Acanthamoeba is actually a protozoan, not a bacteria. But yes contact lenses dramatically increase your chance of getting a corneal ulcer, whether by amoeba, fungi or bacteria. The issue is repeated microscopic trauma to the corneal epithelium along with formation of a biofilm on the contact lens. After contact lenses, the next most common cause of corneal ulcers is trauma, e.g. a corneal abrasion. There are very few bacteria that can penetrate an intact corneal epithelium, but that is possible too.So this bacteria only gets in your eye if you are wearing lenses? Seems kinda weird to me
Ron Burgandy is absolutely on the money here. The absolute risks are not very high, e.g. somewhere between 1 in 10000 to 20000 contact lenses will develop a serious vision threatening complication every year. Abusing contact lenses vastly increases your chance of being that one. And yes, the outcomes can be devastating.kidsan wrote: I therefore like to take a broader spectrum of opinions and it is interesting to see how many people on this thread (and a similar one on another forum) who have been kiting for many years and have not had problems.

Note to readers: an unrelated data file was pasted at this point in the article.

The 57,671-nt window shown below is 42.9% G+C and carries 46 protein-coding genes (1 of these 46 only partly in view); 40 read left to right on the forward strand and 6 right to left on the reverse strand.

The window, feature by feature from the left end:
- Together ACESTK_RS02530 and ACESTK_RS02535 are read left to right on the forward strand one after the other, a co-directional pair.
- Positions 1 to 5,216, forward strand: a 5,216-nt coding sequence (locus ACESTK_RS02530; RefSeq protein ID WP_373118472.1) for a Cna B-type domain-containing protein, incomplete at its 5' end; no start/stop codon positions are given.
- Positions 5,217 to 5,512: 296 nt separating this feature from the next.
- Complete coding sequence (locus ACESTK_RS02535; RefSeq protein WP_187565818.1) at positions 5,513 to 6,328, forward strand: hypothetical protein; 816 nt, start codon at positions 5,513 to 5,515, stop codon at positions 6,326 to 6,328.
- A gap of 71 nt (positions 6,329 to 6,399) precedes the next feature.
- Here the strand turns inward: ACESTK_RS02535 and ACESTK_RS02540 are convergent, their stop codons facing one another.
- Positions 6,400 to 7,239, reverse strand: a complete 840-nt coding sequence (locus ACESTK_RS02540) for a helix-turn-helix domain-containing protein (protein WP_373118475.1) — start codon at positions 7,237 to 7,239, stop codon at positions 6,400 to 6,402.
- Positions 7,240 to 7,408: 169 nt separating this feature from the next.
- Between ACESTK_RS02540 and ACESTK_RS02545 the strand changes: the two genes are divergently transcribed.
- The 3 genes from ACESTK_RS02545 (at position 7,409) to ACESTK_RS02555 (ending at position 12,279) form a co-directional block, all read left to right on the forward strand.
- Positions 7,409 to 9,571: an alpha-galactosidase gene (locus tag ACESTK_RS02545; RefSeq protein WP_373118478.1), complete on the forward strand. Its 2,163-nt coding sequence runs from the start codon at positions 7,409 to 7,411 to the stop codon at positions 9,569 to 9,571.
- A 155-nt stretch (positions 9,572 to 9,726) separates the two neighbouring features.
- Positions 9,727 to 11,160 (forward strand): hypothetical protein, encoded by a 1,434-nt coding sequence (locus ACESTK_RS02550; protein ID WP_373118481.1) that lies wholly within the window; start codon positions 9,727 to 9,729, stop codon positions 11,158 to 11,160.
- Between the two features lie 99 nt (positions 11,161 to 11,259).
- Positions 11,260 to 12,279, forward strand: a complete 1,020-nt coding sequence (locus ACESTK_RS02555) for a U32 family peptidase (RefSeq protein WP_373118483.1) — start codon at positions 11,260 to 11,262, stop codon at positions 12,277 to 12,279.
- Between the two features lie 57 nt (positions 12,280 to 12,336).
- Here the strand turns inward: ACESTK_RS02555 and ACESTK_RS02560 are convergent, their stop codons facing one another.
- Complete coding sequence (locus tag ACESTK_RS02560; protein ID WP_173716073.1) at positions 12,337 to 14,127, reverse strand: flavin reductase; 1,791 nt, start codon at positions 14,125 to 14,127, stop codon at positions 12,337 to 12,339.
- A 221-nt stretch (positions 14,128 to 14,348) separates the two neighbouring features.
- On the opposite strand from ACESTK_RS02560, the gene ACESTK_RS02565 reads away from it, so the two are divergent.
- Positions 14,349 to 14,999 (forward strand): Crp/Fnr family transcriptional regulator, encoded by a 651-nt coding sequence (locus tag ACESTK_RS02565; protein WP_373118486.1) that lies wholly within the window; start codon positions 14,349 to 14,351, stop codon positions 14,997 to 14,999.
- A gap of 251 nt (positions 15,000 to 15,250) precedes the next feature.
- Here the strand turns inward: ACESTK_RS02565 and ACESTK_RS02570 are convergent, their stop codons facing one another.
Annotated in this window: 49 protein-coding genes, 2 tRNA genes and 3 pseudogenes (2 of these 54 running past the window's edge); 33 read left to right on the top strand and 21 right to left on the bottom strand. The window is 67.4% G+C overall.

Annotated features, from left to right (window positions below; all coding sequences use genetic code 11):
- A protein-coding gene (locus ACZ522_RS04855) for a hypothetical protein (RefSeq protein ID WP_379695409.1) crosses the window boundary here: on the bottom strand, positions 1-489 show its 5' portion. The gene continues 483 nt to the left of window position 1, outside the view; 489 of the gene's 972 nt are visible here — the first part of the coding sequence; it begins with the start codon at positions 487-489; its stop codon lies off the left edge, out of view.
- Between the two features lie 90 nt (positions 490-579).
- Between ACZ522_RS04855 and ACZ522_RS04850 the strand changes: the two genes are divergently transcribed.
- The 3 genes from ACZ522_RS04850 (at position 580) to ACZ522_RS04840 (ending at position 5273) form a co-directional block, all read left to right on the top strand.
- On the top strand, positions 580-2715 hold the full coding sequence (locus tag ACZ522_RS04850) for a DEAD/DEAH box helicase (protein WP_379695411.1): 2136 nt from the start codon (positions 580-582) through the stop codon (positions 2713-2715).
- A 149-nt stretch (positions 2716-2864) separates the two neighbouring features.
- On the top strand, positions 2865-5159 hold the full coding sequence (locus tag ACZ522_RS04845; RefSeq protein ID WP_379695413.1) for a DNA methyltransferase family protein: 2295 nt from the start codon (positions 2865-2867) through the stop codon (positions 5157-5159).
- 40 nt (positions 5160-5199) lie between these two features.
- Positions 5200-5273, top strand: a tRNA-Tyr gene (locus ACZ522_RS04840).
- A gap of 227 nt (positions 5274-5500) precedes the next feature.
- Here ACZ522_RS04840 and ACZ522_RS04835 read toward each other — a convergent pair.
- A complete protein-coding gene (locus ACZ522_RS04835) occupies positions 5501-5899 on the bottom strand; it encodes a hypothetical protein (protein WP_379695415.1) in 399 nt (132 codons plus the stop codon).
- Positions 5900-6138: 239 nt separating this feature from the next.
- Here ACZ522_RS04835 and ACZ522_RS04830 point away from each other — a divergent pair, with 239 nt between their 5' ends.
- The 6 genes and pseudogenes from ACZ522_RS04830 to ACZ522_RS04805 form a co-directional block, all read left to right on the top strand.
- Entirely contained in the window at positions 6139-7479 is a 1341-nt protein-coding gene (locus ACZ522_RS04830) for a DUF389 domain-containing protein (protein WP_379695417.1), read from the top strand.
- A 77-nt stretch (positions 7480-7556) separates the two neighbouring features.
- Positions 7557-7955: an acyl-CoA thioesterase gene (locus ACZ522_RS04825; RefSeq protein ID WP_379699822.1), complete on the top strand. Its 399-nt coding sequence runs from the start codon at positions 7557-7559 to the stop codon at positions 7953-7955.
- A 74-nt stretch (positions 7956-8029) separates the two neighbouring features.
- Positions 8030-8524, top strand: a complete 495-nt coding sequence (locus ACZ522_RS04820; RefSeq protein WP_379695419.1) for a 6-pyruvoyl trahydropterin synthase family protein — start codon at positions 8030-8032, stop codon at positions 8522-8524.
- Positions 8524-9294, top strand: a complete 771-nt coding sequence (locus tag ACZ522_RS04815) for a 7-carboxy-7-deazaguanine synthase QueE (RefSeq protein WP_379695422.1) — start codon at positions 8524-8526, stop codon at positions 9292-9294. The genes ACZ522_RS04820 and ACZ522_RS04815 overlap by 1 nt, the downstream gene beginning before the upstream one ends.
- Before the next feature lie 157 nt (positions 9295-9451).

That said, the risk of permanent damage is a real one and maybe it is advisable, in freshwater lakes particularly, to take more precautions.
you're an eye surgeon so you should know that there are less than 200 cases of acanthamoeba keratitis per year. It is EXTREMELY rare.ron burgundy wrote:Your optician is referring to a condition called acanthamoeba keratitis. Swimming in freshwater lakes while wearing contact lenses places you at risk for this infection. Acanthamoeba infections are extremely difficult to treat and often result in permanent corneal scarring and vision loss. As an eye surgeon I have seen the outcomes of this infection and they are unfortunate to say the least.
you're an eye surgeon so you should know that there are less than 200 cases of acanthamoeba keratitis per year. It is EXTREMELY rare.
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